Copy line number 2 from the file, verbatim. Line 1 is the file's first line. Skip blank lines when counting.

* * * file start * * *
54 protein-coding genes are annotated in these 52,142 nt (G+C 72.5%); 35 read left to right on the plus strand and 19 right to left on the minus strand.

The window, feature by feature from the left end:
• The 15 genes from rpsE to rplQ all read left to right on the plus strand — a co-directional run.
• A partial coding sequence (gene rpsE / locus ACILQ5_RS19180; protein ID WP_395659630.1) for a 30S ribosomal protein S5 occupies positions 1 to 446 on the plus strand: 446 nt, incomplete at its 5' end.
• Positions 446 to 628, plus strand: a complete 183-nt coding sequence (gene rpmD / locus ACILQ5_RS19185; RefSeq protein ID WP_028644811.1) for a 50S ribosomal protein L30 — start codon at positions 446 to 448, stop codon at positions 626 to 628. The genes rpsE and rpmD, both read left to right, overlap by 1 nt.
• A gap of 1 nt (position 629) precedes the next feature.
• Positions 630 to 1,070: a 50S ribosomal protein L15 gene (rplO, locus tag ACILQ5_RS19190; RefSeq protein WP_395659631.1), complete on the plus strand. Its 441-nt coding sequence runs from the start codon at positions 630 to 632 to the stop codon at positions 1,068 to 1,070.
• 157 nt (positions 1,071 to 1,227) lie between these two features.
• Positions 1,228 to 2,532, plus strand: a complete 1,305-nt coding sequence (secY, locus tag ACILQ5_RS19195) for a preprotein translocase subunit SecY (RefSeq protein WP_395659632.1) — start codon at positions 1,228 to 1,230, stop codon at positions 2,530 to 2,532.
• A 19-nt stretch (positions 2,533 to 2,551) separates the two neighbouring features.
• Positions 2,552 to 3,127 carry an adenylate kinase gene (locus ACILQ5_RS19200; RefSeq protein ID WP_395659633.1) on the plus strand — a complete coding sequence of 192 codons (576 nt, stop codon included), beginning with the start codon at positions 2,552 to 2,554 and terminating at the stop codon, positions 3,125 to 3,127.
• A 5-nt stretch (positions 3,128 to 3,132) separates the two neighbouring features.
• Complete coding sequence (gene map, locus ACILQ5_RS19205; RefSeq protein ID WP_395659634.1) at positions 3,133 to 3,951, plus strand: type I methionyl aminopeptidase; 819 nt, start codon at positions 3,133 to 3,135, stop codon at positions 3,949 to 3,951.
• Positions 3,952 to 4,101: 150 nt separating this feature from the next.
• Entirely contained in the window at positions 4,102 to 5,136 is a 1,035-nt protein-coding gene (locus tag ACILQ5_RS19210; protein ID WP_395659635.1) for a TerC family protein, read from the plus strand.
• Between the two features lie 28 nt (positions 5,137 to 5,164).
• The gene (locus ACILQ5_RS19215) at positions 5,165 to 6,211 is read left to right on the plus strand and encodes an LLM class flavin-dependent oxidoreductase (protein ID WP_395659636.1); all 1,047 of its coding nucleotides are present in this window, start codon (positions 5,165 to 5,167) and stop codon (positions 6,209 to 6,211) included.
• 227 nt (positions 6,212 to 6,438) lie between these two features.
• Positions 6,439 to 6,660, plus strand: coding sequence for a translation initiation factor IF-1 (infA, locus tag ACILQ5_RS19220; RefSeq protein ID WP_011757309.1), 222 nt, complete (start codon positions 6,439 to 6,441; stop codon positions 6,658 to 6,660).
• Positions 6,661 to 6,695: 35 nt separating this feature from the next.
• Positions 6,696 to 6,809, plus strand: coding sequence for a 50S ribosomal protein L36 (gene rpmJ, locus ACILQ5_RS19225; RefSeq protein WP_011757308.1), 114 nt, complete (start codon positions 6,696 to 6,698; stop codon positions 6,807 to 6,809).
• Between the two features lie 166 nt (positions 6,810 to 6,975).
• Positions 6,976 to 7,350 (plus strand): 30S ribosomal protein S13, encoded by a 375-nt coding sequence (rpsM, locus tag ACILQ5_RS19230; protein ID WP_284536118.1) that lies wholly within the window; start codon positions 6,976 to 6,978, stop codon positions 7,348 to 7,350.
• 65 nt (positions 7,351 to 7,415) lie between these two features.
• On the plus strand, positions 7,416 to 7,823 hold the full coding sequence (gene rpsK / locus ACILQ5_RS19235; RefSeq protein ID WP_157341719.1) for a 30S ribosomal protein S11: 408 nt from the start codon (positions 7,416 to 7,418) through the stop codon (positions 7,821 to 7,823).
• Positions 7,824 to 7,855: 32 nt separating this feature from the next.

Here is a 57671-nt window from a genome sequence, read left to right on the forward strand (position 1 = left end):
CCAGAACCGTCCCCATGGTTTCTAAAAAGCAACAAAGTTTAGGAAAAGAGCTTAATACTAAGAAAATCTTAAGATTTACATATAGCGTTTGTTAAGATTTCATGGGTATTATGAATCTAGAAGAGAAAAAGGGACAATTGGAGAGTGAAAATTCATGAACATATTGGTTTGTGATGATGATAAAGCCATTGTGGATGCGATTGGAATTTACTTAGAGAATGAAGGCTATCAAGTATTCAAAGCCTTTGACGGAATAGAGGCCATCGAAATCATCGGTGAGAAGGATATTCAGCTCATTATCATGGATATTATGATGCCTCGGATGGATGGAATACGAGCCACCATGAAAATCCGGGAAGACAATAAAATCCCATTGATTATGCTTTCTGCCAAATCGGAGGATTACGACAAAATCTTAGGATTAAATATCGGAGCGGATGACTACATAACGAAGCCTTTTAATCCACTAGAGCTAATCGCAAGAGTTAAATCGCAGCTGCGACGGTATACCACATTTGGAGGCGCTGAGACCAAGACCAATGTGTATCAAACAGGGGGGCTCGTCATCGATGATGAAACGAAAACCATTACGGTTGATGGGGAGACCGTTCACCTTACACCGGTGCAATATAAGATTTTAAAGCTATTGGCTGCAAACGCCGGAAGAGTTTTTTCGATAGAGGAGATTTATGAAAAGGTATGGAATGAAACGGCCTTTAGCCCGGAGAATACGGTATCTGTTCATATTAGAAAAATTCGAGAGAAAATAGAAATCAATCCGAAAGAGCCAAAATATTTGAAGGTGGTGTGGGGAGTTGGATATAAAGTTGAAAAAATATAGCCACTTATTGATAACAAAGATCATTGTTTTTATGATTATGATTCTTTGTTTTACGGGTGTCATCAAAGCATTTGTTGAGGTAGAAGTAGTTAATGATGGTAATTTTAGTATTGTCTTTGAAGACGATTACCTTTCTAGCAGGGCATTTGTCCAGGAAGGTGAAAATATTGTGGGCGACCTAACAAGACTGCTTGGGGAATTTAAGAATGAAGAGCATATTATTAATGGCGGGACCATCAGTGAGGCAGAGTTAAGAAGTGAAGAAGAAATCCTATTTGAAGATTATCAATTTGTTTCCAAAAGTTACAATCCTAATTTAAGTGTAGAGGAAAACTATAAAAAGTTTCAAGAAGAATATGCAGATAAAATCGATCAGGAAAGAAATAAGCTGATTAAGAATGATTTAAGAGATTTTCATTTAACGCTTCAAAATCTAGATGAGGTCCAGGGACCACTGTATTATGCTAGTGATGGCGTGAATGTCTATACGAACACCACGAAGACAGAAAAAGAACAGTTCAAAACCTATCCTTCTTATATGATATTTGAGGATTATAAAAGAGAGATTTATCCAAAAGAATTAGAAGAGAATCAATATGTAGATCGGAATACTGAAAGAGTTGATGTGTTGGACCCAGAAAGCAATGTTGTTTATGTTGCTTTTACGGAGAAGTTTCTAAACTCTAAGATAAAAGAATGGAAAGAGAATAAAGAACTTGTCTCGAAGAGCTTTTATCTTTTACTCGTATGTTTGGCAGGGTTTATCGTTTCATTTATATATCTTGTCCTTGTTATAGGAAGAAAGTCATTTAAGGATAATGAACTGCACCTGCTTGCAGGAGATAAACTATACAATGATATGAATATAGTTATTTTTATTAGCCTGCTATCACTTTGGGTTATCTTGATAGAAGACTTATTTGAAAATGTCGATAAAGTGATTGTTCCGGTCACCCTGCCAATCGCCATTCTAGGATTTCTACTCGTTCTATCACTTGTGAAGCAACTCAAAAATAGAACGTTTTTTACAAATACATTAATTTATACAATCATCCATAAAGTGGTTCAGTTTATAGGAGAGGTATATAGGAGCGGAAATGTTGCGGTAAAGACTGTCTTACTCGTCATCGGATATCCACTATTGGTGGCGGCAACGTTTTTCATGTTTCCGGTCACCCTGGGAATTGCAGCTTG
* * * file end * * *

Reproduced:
The window, feature by feature from the left end: